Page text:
Jackie Damrau, Editor – Each issue of Technical Communication includes a Book Reviews section covering the most relevant new books in the field. In this issue 30 new books are reviewed.
Lyn Gattis, Editor – Each issue of Technical Communication includes a Recent & Relevant section, which highlights and summarizes articles in related journals that may be of interest to technical communication professionals and scholars.
Yvonne Cleary – On the basis of an analysis of practitioner blogs, this article uncovers that the practitioners are not currently directing their actions or attention toward the traditional goals of professionalization, such as licensing and accreditation. However, many of the goals of professionalizing reflect concerns of practitioners.
Israel Light – This is a reprint of Light's 1961 article, published in the Journal of Chemical Documentation. It provides an early perspective on professionalization of technical communication. An introduction to this article, by Hallier and Malone, is presented in the same issue.
Saul Carliner – This article explores internal divisions within our profession by exploring one particular type of tension: that technical communicators do not have a unified view of professionalization for the field. It distinguishes between formal professionalism, quasiprofessionalization, and contraprofessionalization, and discusses their implications.
Joel Kline and Thomas Barker – To examine the elements of professional consciousness in technical Communication, this article develops a structured collaboration model based on Wenger's three dimensions for establishing a community of practice: joint enterprise, mutual engagement, and shared repertoire. Structured collaboration along the lines of community of practice can be used to encourage professional consciousness, which can lead to professional status.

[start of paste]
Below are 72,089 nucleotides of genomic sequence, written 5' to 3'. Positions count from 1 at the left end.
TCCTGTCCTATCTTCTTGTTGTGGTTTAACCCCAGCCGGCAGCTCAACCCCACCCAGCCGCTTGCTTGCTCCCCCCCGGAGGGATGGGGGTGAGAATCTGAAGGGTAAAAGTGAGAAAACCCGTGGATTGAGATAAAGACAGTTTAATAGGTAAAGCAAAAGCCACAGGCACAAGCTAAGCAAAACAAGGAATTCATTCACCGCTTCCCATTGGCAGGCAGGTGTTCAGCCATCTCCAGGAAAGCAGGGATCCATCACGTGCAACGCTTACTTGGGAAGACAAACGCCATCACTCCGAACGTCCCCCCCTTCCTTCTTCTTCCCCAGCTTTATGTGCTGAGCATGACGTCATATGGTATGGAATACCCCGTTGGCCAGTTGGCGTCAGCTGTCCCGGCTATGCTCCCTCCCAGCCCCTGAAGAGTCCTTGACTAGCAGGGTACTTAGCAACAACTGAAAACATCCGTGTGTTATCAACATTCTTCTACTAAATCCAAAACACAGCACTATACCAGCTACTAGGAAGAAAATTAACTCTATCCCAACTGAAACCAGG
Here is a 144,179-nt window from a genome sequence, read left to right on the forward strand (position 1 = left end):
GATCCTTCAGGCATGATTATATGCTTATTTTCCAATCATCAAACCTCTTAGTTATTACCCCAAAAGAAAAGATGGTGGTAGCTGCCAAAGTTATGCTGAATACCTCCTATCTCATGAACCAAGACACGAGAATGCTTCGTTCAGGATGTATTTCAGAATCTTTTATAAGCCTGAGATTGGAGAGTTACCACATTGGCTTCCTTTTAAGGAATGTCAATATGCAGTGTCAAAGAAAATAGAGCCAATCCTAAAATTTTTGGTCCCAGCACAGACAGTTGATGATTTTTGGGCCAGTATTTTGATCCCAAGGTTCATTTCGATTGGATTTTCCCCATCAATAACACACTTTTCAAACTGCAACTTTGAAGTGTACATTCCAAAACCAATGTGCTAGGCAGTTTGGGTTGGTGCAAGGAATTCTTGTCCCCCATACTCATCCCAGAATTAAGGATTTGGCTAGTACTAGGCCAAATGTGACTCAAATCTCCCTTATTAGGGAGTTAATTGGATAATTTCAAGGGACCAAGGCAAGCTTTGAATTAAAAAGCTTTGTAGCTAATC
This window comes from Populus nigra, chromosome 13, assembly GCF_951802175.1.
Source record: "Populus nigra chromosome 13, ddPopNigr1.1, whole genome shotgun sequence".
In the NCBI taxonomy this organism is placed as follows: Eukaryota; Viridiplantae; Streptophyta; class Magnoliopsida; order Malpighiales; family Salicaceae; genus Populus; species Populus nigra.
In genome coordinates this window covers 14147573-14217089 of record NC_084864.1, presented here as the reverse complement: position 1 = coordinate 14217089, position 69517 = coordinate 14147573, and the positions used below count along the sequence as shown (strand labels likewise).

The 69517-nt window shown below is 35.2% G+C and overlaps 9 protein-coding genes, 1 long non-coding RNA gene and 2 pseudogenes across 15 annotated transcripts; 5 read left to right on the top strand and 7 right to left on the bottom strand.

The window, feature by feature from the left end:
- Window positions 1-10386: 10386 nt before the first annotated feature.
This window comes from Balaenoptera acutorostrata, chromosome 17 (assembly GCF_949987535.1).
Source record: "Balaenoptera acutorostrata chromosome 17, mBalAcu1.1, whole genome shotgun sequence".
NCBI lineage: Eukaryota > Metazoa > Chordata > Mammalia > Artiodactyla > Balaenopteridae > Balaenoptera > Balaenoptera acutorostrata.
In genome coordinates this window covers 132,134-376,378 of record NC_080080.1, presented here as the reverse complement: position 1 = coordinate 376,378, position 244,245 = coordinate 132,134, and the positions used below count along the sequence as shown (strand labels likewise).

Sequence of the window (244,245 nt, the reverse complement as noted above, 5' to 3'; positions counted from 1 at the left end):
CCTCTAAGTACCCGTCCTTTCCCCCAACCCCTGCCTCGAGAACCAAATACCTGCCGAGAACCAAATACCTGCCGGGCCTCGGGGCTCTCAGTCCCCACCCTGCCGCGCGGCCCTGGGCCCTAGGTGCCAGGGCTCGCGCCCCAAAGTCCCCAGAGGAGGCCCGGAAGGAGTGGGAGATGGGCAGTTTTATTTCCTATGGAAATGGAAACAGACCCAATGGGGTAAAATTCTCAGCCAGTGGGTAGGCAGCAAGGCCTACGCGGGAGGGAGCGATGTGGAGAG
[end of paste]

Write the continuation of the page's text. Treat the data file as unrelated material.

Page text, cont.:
Nancy W. Coppola – This guest editorial evaluates the state of professionalization of the field of technical communication. A third aspect of establishing professional identity is described: emerging technological, sociocultural, and political currents.
Patricia A. Hallier and Edward A. Malone – This article presents an introduction to Israel Light's article “Technical Writing and Professional Status,” published in 1961 in the Journal of Chemical Documentation. The article places current professionalization efforts into a historical perspective. Light's article is republished in this issue (see below).